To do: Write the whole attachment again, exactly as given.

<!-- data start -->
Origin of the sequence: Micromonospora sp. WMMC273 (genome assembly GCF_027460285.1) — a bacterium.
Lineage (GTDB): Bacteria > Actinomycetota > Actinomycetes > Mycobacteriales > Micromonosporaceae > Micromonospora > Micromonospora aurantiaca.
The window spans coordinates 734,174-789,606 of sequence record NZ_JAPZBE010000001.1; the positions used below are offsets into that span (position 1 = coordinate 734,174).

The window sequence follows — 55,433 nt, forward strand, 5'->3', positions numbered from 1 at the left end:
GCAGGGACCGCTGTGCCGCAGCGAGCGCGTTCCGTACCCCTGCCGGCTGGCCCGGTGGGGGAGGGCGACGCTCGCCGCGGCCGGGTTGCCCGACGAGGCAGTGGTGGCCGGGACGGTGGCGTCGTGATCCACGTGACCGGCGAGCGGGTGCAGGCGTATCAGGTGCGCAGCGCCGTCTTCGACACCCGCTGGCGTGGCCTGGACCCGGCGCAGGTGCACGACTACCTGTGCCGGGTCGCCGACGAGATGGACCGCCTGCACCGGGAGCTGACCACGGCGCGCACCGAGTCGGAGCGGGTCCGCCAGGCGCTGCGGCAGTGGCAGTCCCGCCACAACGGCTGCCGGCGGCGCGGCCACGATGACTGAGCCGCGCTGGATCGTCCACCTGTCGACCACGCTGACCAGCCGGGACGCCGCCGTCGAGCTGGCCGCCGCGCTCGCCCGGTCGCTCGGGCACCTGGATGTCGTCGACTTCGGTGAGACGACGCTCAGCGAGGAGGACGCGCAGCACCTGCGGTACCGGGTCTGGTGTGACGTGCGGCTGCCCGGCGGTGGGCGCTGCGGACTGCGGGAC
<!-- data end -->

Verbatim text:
Origin of the sequence: Micromonospora sp. WMMC273 (genome assembly GCF_027460285.1) — a bacterium.
Lineage (GTDB): Bacteria > Actinomycetota > Actinomycetes > Mycobacteriales > Micromonosporaceae > Micromonospora > Micromonospora aurantiaca.
The window spans coordinates 734,174-789,606 of sequence record NZ_JAPZBE010000001.1; the positions used below are offsets into that span (position 1 = coordinate 734,174).

The window sequence follows — 55,433 nt, forward strand, 5'->3', positions numbered from 1 at the left end:
GCAGGGACCGCTGTGCCGCAGCGAGCGCGTTCCGTACCCCTGCCGGCTGGCCCGGTGGGGGAGGGCGACGCTCGCCGCGGCCGGGTTGCCCGACGAGGCAGTGGTGGCCGGGACGGTGGCGTCGTGATCCACGTGACCGGCGAGCGGGTGCAGGCGTATCAGGTGCGCAGCGCCGTCTTCGACACCCGCTGGCGTGGCCTGGACCCGGCGCAGGTGCACGACTACCTGTGCCGGGTCGCCGACGAGATGGACCGCCTGCACCGGGAGCTGACCACGGCGCGCACCGAGTCGGAGCGGGTCCGCCAGGCGCTGCGGCAGTGGCAGTCCCGCCACAACGGCTGCCGGCGGCGCGGCCACGATGACTGAGCCGCGCTGGATCGTCCACCTGTCGACCACGCTGACCAGCCGGGACGCCGCCGTCGAGCTGGCCGCCGCGCTCGCCCGGTCGCTCGGGCACCTGGATGTCGTCGACTTCGGTGAGACGACGCTCAGCGAGGAGGACGCGCAGCACCTGCGGTACCGGGTCTGGTGTGACGTGCGGCTGCCCGGCGGTGGGCGCTGCGGACTGCGGGAC